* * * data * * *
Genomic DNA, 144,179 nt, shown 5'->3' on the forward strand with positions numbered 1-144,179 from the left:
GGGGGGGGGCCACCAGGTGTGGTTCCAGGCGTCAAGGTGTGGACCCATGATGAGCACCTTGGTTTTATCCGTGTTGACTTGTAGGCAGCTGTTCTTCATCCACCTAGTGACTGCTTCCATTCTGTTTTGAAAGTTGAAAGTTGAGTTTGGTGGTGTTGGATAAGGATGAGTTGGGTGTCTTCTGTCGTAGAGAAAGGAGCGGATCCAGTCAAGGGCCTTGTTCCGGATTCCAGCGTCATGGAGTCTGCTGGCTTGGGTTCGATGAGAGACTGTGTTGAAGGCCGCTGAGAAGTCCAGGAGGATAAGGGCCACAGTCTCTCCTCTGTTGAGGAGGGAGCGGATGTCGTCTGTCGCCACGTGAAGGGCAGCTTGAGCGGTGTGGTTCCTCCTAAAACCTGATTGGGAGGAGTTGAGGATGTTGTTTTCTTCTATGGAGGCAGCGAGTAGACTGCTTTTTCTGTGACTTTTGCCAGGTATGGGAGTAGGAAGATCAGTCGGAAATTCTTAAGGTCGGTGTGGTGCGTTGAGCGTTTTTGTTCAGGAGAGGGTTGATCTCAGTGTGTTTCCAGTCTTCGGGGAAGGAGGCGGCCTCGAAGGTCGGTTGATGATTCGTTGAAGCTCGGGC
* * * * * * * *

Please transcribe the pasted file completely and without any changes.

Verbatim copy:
Genomic DNA, 144,179 nt, shown 5'->3' on the forward strand with positions numbered 1-144,179 from the left:
GGGGGGGGGCCACCAGGTGTGGTTCCAGGCGTCAAGGTGTGGACCCATGATGAGCACCTTGGTTTTATCCGTGTTGACTTGTAGGCAGCTGTTCTTCATCCACCTAGTGACTGCTTCCATTCTGTTTTGAAAGTTGAAAGTTGAGTTTGGTGGTGTTGGATAAGGATGAGTTGGGTGTCTTCTGTCGTAGAGAAAGGAGCGGATCCAGTCAAGGGCCTTGTTCCGGATTCCAGCGTCATGGAGTCTGCTGGCTTGGGTTCGATGAGAGACTGTGTTGAAGGCCGCTGAGAAGTCCAGGAGGATAAGGGCCACAGTCTCTCCTCTGTTGAGGAGGGAGCGGATGTCGTCTGTCGCCACGTGAAGGGCAGCTTGAGCGGTGTGGTTCCTCCTAAAACCTGATTGGGAGGAGTTGAGGATGTTGTTTTCTTCTATGGAGGCAGCGAGTAGACTGCTTTTTCTGTGACTTTTGCCAGGTATGGGAGTAGGAAGATCAGTCGGAAATTCTTAAGGTCGGTGTGGTGCGTTGAGCGTTTTTGTTCAGGAGAGGGTTGATCTCAGTGTGTTTCCAGTCTTCGGGGAAGGAGGCGGCCTCGAAGGTCGGTTGATGATTCGTTGAAGCTCGGGC